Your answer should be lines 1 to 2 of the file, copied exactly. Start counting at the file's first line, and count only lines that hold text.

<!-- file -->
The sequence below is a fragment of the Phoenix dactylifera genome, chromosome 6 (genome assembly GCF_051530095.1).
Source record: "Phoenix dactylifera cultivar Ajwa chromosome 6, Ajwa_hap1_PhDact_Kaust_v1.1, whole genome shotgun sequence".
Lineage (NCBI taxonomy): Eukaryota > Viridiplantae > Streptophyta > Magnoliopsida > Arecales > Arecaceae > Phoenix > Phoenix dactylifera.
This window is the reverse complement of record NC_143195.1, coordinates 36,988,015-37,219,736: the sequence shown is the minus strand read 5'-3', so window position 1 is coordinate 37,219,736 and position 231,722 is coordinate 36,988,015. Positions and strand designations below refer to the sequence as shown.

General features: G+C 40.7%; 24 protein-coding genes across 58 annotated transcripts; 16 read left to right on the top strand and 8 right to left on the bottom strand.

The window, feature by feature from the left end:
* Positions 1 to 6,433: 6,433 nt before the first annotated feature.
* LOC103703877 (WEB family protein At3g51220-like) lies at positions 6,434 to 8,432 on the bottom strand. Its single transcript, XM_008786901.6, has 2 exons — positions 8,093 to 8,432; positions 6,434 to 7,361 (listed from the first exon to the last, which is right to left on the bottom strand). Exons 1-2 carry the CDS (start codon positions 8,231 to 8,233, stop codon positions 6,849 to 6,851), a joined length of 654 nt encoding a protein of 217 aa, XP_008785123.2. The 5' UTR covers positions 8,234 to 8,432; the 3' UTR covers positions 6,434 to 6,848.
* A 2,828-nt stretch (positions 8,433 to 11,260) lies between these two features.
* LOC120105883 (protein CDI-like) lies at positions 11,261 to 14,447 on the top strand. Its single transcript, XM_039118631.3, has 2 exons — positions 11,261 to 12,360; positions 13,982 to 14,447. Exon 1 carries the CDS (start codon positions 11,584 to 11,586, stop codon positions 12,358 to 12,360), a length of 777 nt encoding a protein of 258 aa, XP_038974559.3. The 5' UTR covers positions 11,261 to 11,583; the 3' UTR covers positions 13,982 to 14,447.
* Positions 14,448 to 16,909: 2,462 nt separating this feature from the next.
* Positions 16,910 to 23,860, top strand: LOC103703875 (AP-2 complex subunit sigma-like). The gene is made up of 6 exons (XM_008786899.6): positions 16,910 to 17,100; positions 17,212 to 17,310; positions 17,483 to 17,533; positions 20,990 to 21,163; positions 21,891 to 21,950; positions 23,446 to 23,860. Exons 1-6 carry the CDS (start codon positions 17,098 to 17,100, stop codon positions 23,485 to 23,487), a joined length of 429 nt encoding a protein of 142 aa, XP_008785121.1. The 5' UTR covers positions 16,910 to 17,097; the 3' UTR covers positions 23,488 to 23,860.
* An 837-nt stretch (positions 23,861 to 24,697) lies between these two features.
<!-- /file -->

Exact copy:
The sequence below is a fragment of the Phoenix dactylifera genome, chromosome 6 (genome assembly GCF_051530095.1).
Source record: "Phoenix dactylifera cultivar Ajwa chromosome 6, Ajwa_hap1_PhDact_Kaust_v1.1, whole genome shotgun sequence".